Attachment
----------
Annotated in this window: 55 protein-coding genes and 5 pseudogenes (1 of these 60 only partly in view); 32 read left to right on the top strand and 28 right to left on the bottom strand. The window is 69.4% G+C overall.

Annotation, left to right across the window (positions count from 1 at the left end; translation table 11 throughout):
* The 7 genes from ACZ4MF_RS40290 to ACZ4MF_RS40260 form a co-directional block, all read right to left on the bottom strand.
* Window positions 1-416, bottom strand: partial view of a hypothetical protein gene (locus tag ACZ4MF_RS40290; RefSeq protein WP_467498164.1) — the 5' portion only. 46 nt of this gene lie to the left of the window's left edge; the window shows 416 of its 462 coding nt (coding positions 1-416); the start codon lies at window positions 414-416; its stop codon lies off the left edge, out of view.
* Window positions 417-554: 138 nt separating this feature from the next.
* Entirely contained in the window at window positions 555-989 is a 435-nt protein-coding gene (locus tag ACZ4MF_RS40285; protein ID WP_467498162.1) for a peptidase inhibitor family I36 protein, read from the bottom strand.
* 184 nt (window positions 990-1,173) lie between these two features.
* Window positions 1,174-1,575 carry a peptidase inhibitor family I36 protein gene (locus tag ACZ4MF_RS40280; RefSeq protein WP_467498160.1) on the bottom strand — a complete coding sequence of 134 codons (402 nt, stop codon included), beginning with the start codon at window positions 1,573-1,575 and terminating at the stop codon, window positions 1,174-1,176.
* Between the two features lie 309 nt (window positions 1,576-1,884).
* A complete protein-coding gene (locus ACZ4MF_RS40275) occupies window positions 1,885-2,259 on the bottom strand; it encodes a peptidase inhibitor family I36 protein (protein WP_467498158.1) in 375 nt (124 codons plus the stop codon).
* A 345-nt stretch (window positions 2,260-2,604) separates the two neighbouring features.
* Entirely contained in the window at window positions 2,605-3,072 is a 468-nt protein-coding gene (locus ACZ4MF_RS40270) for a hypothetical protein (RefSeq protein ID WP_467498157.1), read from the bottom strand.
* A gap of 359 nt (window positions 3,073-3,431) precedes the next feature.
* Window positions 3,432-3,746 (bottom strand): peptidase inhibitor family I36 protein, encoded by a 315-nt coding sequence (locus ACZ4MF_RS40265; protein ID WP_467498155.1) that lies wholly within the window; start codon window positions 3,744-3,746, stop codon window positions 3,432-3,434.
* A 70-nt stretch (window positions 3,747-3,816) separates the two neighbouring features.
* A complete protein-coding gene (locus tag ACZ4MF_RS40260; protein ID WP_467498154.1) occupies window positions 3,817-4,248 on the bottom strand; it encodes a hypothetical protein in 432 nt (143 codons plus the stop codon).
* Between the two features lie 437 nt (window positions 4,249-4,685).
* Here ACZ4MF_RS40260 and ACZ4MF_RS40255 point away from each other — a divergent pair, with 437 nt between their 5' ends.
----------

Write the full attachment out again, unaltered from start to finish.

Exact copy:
Annotated in this window: 55 protein-coding genes and 5 pseudogenes (1 of these 60 only partly in view); 32 read left to right on the top strand and 28 right to left on the bottom strand. The window is 69.4% G+C overall.

Annotation, left to right across the window (positions count from 1 at the left end; translation table 11 throughout):
* The 7 genes from ACZ4MF_RS40290 to ACZ4MF_RS40260 form a co-directional block, all read right to left on the bottom strand.
* Window positions 1-416, bottom strand: partial view of a hypothetical protein gene (locus tag ACZ4MF_RS40290; RefSeq protein WP_467498164.1) — the 5' portion only. 46 nt of this gene lie to the left of the window's left edge; the window shows 416 of its 462 coding nt (coding positions 1-416); the start codon lies at window positions 414-416; its stop codon lies off the left edge, out of view.
* Window positions 417-554: 138 nt separating this feature from the next.
* Entirely contained in the window at window positions 555-989 is a 435-nt protein-coding gene (locus tag ACZ4MF_RS40285; protein ID WP_467498162.1) for a peptidase inhibitor family I36 protein, read from the bottom strand.
* 184 nt (window positions 990-1,173) lie between these two features.
* Window positions 1,174-1,575 carry a peptidase inhibitor family I36 protein gene (locus tag ACZ4MF_RS40280; RefSeq protein WP_467498160.1) on the bottom strand — a complete coding sequence of 134 codons (402 nt, stop codon included), beginning with the start codon at window positions 1,573-1,575 and terminating at the stop codon, window positions 1,174-1,176.
* Between the two features lie 309 nt (window positions 1,576-1,884).
* A complete protein-coding gene (locus ACZ4MF_RS40275) occupies window positions 1,885-2,259 on the bottom strand; it encodes a peptidase inhibitor family I36 protein (protein WP_467498158.1) in 375 nt (124 codons plus the stop codon).
* A 345-nt stretch (window positions 2,260-2,604) separates the two neighbouring features.
* Entirely contained in the window at window positions 2,605-3,072 is a 468-nt protein-coding gene (locus ACZ4MF_RS40270) for a hypothetical protein (RefSeq protein ID WP_467498157.1), read from the bottom strand.
* A gap of 359 nt (window positions 3,073-3,431) precedes the next feature.
* Window positions 3,432-3,746 (bottom strand): peptidase inhibitor family I36 protein, encoded by a 315-nt coding sequence (locus ACZ4MF_RS40265; protein ID WP_467498155.1) that lies wholly within the window; start codon window positions 3,744-3,746, stop codon window positions 3,432-3,434.
* A 70-nt stretch (window positions 3,747-3,816) separates the two neighbouring features.
* A complete protein-coding gene (locus tag ACZ4MF_RS40260; protein ID WP_467498154.1) occupies window positions 3,817-4,248 on the bottom strand; it encodes a hypothetical protein in 432 nt (143 codons plus the stop codon).
* Between the two features lie 437 nt (window positions 4,249-4,685).
* Here ACZ4MF_RS40260 and ACZ4MF_RS40255 point away from each other — a divergent pair, with 437 nt between their 5' ends.